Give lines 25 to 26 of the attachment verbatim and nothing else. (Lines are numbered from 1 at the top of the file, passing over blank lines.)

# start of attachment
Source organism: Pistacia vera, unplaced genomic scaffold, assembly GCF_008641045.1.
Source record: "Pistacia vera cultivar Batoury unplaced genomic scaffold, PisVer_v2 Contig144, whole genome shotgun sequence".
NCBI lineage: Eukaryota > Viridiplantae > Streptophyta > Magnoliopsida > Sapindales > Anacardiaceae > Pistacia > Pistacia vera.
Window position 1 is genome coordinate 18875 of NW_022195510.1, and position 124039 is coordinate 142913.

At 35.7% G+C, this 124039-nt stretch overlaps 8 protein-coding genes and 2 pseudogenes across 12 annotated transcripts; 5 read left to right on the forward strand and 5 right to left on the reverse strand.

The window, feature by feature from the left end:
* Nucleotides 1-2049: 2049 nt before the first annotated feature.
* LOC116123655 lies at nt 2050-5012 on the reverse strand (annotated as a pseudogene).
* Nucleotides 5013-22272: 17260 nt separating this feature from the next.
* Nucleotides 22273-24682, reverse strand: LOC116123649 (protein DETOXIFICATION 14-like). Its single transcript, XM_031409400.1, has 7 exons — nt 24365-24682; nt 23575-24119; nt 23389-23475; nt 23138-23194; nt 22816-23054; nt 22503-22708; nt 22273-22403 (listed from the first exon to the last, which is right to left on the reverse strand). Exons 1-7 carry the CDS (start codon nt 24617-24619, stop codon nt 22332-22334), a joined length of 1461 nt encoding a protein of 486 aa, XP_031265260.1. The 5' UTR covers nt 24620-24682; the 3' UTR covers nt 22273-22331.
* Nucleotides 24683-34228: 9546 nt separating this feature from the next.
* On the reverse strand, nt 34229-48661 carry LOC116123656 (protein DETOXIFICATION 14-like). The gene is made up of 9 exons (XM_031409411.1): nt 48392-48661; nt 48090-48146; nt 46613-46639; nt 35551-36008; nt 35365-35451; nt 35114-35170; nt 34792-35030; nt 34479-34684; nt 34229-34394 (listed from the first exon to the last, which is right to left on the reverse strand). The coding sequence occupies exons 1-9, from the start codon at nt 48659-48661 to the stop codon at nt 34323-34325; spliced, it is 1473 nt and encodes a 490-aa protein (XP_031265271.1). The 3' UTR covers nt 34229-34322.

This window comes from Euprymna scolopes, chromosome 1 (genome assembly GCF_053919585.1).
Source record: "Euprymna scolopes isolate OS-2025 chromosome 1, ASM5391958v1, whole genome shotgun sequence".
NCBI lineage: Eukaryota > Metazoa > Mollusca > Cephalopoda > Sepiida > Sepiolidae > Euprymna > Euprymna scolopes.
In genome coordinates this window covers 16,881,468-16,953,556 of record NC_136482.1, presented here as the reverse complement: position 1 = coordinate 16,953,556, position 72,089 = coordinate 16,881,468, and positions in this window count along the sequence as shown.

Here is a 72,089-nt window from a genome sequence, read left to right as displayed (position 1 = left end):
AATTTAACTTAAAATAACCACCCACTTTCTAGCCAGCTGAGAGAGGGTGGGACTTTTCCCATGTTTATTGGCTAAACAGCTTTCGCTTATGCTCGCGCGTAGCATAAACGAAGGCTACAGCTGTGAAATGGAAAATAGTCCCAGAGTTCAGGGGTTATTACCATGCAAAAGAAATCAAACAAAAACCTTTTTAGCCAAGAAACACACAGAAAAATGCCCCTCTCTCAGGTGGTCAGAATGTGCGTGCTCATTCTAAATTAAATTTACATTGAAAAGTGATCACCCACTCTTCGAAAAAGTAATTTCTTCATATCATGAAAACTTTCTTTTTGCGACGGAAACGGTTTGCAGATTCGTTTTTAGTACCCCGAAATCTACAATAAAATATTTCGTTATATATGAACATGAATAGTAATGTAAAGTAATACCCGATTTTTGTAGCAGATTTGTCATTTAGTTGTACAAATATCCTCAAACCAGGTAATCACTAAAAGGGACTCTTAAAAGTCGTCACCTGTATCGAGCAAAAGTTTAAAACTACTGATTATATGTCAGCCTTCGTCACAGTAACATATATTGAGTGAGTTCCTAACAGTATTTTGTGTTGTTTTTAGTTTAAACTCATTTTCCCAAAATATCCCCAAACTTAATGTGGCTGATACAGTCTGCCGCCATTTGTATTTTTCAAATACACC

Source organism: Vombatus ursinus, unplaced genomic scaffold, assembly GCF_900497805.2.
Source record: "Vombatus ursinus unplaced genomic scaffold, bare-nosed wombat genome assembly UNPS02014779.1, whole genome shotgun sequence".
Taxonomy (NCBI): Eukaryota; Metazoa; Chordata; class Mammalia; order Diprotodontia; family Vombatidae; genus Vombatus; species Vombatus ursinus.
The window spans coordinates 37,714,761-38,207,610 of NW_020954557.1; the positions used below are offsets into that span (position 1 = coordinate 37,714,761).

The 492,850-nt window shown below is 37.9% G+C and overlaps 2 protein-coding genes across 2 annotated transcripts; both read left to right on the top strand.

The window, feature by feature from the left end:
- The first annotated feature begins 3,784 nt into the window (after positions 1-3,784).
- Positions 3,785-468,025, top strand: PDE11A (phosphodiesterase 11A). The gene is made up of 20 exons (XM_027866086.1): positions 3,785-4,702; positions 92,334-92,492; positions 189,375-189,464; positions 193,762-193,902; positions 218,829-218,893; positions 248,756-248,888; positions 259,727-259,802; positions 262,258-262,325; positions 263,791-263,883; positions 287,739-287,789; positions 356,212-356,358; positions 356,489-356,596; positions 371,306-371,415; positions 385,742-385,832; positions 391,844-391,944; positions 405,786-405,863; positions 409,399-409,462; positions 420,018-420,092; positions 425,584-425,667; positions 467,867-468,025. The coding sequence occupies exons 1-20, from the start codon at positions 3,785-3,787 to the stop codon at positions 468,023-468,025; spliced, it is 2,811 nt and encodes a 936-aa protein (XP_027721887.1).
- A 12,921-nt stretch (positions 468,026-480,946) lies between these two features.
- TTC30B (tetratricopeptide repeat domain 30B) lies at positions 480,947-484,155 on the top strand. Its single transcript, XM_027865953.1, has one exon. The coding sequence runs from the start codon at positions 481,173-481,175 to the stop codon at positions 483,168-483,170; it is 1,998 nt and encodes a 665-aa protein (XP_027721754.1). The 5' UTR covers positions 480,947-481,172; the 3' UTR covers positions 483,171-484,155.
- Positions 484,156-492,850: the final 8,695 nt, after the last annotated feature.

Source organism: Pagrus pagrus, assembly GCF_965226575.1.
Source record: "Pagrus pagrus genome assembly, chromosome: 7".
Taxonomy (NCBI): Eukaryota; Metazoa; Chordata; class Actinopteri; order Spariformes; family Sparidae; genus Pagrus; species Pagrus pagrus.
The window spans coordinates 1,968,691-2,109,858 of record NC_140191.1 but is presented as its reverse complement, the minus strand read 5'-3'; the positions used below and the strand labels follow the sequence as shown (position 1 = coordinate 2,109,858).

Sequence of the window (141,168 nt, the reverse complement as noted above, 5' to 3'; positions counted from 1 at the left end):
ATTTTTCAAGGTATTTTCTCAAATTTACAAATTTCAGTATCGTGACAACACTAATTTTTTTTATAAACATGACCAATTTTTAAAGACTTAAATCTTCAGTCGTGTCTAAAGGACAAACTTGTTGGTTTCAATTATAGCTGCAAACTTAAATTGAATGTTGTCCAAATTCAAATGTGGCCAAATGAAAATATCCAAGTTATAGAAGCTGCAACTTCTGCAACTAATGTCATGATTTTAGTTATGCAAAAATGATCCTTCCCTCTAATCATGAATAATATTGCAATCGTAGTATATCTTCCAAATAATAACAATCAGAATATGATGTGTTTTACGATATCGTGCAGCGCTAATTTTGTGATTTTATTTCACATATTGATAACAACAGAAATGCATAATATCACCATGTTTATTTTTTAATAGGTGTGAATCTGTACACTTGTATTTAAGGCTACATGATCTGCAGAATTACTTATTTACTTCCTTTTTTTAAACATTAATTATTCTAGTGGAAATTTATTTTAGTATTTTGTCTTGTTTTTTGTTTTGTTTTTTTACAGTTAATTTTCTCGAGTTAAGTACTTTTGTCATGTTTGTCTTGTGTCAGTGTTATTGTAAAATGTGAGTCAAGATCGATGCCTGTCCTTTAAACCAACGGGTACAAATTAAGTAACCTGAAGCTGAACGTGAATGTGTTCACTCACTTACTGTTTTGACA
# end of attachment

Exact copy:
- The first annotated feature begins 3,784 nt into the window (after positions 1-3,784).
- Positions 3,785-468,025, top strand: PDE11A (phosphodiesterase 11A). The gene is made up of 20 exons (XM_027866086.1): positions 3,785-4,702; positions 92,334-92,492; positions 189,375-189,464; positions 193,762-193,902; positions 218,829-218,893; positions 248,756-248,888; positions 259,727-259,802; positions 262,258-262,325; positions 263,791-263,883; positions 287,739-287,789; positions 356,212-356,358; positions 356,489-356,596; positions 371,306-371,415; positions 385,742-385,832; positions 391,844-391,944; positions 405,786-405,863; positions 409,399-409,462; positions 420,018-420,092; positions 425,584-425,667; positions 467,867-468,025. The coding sequence occupies exons 1-20, from the start codon at positions 3,785-3,787 to the stop codon at positions 468,023-468,025; spliced, it is 2,811 nt and encodes a 936-aa protein (XP_027721887.1).